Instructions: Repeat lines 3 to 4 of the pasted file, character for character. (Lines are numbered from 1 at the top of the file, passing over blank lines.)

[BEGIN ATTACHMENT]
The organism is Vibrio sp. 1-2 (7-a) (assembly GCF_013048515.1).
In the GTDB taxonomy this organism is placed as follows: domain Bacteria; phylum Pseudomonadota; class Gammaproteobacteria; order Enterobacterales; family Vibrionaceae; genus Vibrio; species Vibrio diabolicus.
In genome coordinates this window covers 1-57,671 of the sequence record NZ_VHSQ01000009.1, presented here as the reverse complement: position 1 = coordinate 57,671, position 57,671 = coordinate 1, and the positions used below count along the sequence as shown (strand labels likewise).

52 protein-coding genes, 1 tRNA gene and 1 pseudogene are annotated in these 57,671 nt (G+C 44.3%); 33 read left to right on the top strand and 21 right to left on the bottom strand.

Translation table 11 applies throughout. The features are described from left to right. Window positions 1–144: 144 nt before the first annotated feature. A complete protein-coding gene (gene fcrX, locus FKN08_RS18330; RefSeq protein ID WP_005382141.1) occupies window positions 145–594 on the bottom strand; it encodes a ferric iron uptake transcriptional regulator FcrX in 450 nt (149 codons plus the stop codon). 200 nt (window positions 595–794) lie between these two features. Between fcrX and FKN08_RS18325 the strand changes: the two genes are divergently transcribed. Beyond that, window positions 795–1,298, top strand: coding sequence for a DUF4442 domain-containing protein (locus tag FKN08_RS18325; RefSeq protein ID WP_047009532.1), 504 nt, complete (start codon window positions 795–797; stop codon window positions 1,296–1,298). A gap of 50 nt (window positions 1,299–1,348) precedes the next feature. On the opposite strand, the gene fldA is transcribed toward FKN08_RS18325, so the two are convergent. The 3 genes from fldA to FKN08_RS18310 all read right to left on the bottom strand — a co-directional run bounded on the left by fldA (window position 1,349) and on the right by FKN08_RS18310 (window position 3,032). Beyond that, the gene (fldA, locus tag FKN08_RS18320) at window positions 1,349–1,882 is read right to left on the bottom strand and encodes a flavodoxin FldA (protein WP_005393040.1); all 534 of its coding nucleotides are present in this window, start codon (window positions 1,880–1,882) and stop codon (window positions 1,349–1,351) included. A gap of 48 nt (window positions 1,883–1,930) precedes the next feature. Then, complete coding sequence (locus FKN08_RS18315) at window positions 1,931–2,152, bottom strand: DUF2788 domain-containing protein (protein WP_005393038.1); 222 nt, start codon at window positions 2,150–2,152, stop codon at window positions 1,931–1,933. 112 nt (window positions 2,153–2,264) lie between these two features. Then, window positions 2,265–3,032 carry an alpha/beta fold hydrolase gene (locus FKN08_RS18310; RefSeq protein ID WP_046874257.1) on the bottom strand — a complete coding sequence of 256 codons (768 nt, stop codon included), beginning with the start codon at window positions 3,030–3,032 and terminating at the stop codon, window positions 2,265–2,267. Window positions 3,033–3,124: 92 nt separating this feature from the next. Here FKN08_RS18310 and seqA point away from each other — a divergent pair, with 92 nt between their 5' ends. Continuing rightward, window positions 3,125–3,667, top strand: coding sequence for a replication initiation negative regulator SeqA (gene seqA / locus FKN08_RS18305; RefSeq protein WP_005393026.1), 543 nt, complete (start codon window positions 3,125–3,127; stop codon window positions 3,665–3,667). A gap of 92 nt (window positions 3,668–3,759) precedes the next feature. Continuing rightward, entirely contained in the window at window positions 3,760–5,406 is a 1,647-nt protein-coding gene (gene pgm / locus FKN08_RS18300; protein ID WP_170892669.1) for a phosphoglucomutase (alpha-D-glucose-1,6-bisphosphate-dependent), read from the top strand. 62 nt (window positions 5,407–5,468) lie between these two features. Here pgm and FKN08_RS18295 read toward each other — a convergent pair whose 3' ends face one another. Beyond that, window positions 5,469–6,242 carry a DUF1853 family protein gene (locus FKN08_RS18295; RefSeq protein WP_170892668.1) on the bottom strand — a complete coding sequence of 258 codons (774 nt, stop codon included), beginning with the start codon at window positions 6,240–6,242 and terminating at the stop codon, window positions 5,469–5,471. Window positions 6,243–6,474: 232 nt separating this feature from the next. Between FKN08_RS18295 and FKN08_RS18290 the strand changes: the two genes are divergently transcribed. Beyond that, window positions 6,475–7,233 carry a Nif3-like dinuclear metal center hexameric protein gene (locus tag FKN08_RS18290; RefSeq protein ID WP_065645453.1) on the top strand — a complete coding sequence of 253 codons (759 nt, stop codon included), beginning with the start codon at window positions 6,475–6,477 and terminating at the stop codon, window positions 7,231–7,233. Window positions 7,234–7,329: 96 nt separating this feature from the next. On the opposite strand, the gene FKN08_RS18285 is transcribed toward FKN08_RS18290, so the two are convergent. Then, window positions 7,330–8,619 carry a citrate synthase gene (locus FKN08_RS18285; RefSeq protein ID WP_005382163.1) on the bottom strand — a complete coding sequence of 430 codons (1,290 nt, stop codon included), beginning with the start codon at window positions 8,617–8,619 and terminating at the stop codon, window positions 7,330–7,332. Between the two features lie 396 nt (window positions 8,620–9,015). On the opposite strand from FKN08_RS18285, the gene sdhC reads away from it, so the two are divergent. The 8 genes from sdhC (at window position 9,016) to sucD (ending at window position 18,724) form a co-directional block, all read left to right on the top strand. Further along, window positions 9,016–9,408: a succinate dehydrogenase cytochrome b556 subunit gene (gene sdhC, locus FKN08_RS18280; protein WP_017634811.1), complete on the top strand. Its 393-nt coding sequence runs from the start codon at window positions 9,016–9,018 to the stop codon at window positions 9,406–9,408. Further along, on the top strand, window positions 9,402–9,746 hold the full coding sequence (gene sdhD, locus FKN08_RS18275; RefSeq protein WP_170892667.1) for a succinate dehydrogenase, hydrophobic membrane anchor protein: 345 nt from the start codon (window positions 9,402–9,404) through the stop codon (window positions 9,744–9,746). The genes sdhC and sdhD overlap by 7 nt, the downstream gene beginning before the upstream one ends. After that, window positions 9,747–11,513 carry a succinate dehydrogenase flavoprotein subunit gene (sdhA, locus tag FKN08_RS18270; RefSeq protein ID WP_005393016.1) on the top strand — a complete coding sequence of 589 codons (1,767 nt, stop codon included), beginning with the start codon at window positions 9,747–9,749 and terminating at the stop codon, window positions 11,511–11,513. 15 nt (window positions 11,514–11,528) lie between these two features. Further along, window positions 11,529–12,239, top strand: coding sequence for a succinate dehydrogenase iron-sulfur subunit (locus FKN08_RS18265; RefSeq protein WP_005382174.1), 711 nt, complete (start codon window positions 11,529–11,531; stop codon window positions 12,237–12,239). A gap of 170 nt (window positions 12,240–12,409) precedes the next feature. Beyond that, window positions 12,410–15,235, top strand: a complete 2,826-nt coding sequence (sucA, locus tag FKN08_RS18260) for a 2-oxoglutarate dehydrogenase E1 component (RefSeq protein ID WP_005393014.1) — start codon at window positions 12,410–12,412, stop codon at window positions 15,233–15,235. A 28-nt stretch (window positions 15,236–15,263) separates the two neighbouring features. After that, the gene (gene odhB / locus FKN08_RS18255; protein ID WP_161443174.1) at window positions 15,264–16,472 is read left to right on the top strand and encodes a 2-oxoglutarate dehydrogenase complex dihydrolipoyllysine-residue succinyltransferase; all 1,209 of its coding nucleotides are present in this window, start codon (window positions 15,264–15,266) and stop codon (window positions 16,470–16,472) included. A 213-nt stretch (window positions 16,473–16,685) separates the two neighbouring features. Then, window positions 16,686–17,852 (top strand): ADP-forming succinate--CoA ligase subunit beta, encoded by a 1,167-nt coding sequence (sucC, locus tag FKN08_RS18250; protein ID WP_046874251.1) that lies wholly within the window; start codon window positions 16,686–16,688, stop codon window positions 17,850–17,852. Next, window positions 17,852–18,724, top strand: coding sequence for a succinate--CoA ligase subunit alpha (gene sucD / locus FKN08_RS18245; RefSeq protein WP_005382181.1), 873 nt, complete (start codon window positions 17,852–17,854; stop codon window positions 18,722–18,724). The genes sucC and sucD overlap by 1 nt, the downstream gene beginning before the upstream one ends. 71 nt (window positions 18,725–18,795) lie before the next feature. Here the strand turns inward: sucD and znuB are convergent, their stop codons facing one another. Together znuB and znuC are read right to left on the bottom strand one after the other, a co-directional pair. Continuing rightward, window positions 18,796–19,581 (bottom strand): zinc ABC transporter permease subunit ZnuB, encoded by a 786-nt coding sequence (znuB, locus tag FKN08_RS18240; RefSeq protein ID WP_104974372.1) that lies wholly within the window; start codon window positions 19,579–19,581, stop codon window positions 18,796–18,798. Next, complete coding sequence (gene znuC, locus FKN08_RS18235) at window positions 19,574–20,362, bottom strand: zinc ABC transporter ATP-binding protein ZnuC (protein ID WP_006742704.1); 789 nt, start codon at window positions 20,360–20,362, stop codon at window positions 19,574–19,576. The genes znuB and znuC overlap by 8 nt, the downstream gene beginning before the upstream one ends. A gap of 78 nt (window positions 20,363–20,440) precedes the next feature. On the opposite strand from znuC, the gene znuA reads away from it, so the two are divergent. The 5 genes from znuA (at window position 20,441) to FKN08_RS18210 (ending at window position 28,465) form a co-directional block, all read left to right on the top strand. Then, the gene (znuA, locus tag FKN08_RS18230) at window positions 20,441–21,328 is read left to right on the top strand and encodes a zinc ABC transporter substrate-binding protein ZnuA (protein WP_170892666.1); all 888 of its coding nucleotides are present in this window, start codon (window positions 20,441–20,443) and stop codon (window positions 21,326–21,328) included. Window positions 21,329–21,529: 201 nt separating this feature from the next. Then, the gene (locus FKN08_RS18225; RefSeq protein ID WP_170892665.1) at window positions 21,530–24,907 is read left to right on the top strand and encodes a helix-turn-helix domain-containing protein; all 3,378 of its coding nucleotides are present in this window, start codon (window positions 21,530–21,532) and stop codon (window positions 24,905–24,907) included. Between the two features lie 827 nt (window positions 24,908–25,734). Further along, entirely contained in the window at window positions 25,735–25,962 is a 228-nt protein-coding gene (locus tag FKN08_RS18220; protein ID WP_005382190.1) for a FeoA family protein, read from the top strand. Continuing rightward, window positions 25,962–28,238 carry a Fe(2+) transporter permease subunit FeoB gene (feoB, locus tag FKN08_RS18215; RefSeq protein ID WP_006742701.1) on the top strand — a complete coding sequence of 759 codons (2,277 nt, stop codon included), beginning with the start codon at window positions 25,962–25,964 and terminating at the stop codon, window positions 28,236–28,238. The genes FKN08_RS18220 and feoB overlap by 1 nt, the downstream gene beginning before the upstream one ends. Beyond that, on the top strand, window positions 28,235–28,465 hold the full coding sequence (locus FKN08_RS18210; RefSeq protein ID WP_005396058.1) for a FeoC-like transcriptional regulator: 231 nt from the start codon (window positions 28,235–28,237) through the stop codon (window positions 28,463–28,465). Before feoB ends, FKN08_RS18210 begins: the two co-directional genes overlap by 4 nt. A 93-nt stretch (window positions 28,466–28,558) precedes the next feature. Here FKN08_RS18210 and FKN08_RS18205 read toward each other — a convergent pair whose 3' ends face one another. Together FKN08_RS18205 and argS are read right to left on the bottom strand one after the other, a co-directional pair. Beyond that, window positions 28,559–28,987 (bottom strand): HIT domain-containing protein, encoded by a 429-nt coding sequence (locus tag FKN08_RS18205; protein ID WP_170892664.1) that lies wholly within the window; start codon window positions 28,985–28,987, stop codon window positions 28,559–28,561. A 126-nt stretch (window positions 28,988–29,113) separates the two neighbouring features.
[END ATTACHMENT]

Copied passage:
In genome coordinates this window covers 1-57,671 of the sequence record NZ_VHSQ01000009.1, presented here as the reverse complement: position 1 = coordinate 57,671, position 57,671 = coordinate 1, and the positions used below count along the sequence as shown (strand labels likewise).

52 protein-coding genes, 1 tRNA gene and 1 pseudogene are annotated in these 57,671 nt (G+C 44.3%); 33 read left to right on the top strand and 21 right to left on the bottom strand.